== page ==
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Iron ore giants brace themselves for Cyclone Christine

December 30, 2013 • News

Australia’s three largest iron ore producers are preparing for the impact of category 3 cyclone Christine which is expected to make landfall in Western Australia between Monday night and Tuesday morning.

BHP Port Hedland Image: Flickr user Eugene Regis

BHP Port Hedland
Image: Flickr user Eugene Regis

The ports at Cape Lambert and Dampier which are used by Rio Tinto and Port Hedland used by BHP Billiton and Fortescue Metals have closed shipping and have sent all vessels out to sea as the storm neared, according to a Reuters report.

The three ports account for most Australia’s iron ore exports, handling more than 500 million tonnes annually. Australia is the world’s largest producer of iron ore, with Port Hedland exporting 28.1 million tonnes in November, just off the previous month’s all-time peak of 29.0 million and 29 percent higher than November 2012.

The three mining companies have assured that they are taking necessary precautions while getting ready for Cyclone Christine.

“The mine and rail operations continue to operate as normal but ship loading has now stopped,” Rio Tinto spokesman Bruce Tobin said in a statement.

BHP Billiton is “progressively securing port, rail and mine infrastructure and tying-down equipment,” according to spokeswoman Fiona Hadley.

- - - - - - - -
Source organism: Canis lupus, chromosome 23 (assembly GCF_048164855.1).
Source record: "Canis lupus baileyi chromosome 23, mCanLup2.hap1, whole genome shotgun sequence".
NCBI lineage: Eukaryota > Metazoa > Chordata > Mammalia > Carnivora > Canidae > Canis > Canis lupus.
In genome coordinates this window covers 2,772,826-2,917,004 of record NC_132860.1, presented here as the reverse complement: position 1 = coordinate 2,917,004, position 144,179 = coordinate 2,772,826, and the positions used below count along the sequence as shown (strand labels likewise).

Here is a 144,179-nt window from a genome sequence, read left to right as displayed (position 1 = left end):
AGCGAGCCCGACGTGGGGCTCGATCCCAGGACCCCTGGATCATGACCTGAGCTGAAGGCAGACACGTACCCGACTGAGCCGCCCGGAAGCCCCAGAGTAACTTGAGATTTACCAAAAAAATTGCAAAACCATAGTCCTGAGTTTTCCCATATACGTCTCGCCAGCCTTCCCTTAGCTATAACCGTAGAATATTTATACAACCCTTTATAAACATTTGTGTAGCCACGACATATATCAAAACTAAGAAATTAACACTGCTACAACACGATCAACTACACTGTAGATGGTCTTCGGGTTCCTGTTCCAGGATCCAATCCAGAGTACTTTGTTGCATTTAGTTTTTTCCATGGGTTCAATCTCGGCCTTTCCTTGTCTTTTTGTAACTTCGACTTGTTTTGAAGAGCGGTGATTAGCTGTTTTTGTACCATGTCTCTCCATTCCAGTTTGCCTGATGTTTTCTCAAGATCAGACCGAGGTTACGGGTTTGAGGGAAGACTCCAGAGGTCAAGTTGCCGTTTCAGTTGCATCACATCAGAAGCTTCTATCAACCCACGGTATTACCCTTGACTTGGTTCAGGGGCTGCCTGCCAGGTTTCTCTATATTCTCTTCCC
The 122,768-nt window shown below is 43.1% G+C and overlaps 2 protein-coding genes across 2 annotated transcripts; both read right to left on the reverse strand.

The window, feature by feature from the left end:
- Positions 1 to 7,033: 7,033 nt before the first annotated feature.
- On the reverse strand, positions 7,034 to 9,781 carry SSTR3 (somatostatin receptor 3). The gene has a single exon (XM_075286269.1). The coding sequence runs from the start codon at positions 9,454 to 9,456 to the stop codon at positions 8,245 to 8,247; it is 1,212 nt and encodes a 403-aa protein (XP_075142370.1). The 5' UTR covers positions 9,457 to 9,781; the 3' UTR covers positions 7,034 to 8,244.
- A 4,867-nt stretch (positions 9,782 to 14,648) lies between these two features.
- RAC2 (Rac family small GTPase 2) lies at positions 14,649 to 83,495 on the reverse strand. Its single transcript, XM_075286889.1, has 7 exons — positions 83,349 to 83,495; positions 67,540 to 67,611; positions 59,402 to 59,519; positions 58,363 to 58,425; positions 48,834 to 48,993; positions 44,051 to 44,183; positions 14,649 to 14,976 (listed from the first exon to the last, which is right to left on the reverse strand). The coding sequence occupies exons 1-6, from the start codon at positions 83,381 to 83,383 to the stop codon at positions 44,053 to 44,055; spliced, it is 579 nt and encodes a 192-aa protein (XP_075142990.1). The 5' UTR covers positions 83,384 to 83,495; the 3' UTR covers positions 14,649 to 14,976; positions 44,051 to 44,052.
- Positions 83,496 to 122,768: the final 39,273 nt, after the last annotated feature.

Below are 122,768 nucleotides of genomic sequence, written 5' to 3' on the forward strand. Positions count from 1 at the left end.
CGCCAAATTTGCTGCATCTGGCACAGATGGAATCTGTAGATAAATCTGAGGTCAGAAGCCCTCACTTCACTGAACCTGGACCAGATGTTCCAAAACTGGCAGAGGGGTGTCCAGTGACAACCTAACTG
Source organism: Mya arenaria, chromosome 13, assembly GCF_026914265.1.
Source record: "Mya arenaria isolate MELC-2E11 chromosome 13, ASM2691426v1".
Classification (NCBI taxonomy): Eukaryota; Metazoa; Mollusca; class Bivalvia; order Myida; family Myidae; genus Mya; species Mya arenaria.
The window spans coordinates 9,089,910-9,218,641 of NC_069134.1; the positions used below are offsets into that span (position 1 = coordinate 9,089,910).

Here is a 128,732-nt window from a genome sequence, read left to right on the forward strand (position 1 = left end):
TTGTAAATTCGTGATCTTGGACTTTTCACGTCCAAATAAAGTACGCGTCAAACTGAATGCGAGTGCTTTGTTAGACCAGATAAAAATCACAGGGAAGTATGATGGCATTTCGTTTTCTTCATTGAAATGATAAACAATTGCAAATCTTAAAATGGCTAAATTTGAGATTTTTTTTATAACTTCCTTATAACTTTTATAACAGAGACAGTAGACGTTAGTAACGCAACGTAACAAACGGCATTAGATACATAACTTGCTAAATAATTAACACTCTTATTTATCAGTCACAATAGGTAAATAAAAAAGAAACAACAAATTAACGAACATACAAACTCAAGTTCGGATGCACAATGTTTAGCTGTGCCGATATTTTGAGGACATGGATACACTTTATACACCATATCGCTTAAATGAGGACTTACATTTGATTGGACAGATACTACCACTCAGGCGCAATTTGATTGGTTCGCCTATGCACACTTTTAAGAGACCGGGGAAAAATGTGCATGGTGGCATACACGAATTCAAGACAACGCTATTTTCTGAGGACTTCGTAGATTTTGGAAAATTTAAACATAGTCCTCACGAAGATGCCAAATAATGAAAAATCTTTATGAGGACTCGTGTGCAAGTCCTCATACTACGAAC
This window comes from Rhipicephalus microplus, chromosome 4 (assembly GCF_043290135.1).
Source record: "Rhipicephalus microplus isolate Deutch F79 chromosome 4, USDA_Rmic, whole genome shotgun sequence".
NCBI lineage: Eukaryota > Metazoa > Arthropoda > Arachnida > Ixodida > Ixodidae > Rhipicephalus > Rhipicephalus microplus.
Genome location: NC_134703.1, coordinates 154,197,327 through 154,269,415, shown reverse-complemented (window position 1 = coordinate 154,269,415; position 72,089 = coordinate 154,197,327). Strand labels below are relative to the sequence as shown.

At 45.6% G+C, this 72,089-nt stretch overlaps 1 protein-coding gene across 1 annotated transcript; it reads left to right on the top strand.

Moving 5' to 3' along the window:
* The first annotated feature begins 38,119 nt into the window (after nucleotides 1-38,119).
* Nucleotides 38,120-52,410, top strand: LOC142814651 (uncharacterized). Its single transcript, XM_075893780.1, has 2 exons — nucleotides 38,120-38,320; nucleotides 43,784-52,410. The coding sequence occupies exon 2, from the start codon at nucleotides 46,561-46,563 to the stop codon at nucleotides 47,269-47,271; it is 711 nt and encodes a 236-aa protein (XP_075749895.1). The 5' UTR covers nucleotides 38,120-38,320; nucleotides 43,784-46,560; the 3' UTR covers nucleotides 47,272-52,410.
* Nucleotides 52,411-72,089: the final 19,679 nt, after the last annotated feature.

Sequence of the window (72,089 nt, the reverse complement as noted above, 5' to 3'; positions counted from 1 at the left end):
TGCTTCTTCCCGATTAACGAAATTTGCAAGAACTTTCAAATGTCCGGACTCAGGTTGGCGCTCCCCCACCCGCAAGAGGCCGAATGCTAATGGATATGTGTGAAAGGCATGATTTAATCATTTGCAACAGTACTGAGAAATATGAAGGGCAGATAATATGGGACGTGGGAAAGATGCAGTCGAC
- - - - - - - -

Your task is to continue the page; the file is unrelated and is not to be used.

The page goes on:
Meanwhile Fortescue Metals said they are also preparing in line with its cyclone procedures.

The Bureau of Meteorology (BOM) has issued a cyclone warning for the Kimberley coast and the Pilbara region, with the cyclone expected to hit somewhere between Karratha and Port Hedland.

“Tides are expected far above the usual high-tide marks and storm surges could hit the coast as well,” said senior forecaster Jenny Sturrock in a report on The Guardian. “There are warnings it could wash away roads and ships could run aground.”

“The interesting thing about this cyclone is it is expected to keep its integrity and stay a category 1 [cyclone] as it heads inland,” Sturrock said. “So towns inland are being told to prepare for flooding and destructive winds.”

The cyclone is moving at about 10km/h and could intensify further as it moves towards the coast, according to the report.

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